The first reports from Hiroshima and Nagasaki devastated these physicists and forced the entire cohort of Manhattan Project scientists to confront the terrifying implications of their work. Robert Wilson, a Los Alamos veteran, later recalled his sickening realization of the gap between sterile scientific calculations and the terrifying reality of atomic destruction. “It was one thing to have a scientific expectation about the damage to be caused by a nuclear bomb, and we had learned that,” he observed. “But it was another thing, just after the bombing attack, to have the actual horror described to us in more and more gruesome details. … For me the experience was an unforeseen, powerful, revelation. It was an epiphany that has changed my life.” Decades later, the agonized Wilson told a documentary filmmaker of his deep remorse at not leaving the project after the German surrender. 

The destruction in Hiroshima after the US dropped an atomic bomb

The destruction in Hiroshima after the US dropped an atomic bomb, 1945.

Photo courtesy National Archives

Not every Manhattan Project scientist had as visceral a reaction as Wilson, but in the aftermath of the bombings, many felt burdened with a powerful sense of moral obligation: Because physicists had invented the bomb, physicists must now work to prevent its further use. This weight even hung over scientists who had never set foot in the Met Lab or Los Alamos. From the most elite universities and from cutting-edge national laboratories, scientists joined Manhattan Project veterans such as Hans Bethe and I.I. Rabi to create the Federation of American Scientists and the Bulletin of the Atomic Scientists, organizations devoted to arms control and disarmament. They raised awareness about the risks of radioactive fallout from nuclear tests. And when the Soviet launch of the satellite Sputnik in 1957 prompted a renewed attention to American science, this cohort took on advisory roles in the White House and the Pentagon. Bethe, Rabi, and others flooded into newly created positions on the President’s Science Advisory Committee, at the Advanced Research Projects Agency, and in the Institute for Defense Analyses. With access to top decision-makers and the president himself, it seemed a golden opportunity to promote arms control from within and without government.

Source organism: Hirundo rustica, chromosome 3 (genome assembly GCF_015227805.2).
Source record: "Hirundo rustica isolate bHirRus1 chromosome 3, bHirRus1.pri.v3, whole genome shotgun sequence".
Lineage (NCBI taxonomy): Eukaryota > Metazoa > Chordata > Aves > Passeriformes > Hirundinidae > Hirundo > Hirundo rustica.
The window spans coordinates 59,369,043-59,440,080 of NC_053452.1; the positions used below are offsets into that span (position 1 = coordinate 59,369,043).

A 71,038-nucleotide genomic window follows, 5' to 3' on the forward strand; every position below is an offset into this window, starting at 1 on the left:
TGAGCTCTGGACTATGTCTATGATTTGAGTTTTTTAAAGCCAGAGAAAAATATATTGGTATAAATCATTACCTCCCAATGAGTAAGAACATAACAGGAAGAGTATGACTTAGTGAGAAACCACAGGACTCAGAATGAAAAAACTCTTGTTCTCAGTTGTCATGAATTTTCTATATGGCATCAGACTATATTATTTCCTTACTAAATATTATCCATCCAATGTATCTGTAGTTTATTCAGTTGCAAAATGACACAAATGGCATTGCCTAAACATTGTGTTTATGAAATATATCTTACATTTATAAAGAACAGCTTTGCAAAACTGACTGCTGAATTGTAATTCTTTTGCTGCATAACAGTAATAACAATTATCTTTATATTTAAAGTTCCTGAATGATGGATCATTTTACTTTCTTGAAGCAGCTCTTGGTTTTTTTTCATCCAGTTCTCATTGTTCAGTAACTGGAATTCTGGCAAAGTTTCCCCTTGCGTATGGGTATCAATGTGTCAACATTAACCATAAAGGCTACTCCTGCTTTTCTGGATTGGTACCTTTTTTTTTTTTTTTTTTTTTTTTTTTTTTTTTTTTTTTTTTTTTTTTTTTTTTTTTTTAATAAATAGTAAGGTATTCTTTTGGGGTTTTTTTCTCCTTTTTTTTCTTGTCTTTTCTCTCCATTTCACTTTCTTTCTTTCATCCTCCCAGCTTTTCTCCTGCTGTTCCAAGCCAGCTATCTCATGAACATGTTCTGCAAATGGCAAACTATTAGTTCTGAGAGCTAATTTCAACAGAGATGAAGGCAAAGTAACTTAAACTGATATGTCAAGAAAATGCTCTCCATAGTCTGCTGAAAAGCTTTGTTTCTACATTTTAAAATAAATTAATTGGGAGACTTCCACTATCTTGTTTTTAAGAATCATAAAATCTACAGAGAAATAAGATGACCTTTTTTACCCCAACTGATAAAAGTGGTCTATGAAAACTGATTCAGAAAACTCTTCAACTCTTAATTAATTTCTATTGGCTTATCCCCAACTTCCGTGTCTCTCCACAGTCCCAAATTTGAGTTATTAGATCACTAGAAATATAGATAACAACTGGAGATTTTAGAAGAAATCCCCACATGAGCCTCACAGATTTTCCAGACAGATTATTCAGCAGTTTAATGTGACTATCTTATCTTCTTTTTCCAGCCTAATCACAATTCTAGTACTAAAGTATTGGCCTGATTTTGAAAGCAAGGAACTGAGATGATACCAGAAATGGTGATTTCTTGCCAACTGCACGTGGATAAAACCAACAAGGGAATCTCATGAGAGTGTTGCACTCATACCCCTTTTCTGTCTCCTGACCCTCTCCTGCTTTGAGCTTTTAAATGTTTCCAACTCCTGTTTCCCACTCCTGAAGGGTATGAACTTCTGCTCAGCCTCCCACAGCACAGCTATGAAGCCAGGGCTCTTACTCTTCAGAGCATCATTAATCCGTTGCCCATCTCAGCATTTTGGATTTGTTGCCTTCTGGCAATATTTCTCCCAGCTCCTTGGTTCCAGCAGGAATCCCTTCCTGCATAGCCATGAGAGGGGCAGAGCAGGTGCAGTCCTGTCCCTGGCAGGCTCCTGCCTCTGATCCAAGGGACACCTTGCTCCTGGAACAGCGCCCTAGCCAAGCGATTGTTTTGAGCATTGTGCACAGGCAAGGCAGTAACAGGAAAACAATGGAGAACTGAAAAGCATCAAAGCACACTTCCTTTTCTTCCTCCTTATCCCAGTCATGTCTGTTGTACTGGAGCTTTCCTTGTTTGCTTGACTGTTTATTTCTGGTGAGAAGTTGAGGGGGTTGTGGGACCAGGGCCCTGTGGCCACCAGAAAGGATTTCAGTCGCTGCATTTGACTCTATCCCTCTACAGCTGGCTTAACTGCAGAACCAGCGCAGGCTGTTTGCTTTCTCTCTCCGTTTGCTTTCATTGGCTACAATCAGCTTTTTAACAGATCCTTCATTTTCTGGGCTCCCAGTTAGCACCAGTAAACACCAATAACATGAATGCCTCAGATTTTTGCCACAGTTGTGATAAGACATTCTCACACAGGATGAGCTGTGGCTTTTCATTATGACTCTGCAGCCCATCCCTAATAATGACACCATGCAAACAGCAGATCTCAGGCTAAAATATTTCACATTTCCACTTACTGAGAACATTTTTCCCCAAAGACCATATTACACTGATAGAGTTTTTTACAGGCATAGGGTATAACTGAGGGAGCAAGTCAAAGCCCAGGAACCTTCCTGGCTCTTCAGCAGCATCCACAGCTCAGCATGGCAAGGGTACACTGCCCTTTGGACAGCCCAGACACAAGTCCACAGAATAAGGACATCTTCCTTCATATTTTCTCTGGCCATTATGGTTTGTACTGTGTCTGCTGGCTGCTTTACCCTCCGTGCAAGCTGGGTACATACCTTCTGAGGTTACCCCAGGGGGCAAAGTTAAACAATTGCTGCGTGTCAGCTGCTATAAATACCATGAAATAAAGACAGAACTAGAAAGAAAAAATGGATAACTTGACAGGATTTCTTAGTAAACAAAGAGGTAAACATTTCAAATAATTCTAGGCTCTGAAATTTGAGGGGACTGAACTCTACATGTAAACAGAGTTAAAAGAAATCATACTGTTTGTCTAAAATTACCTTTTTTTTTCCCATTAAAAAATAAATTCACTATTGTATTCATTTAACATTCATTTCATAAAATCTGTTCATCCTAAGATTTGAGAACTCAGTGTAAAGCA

Unfortunately, the 1950s proved an inauspicious decade to achieve this goal. Although President Dwight Eisenhower respected his science advisers and took their advice seriously, his national security program rested on the deterring power of a massive nuclear buildup. Science advisers dutifully offered hard-nosed appraisals of existing weapons systems, but their simultaneous quest to secure a nuclear test ban foundered as tensions with the Soviet Union escalated. Painstaking research into the technology needed to enforce a test ban meant little without the political will of Eisenhower and Soviet Premier Nikita Khrushchev.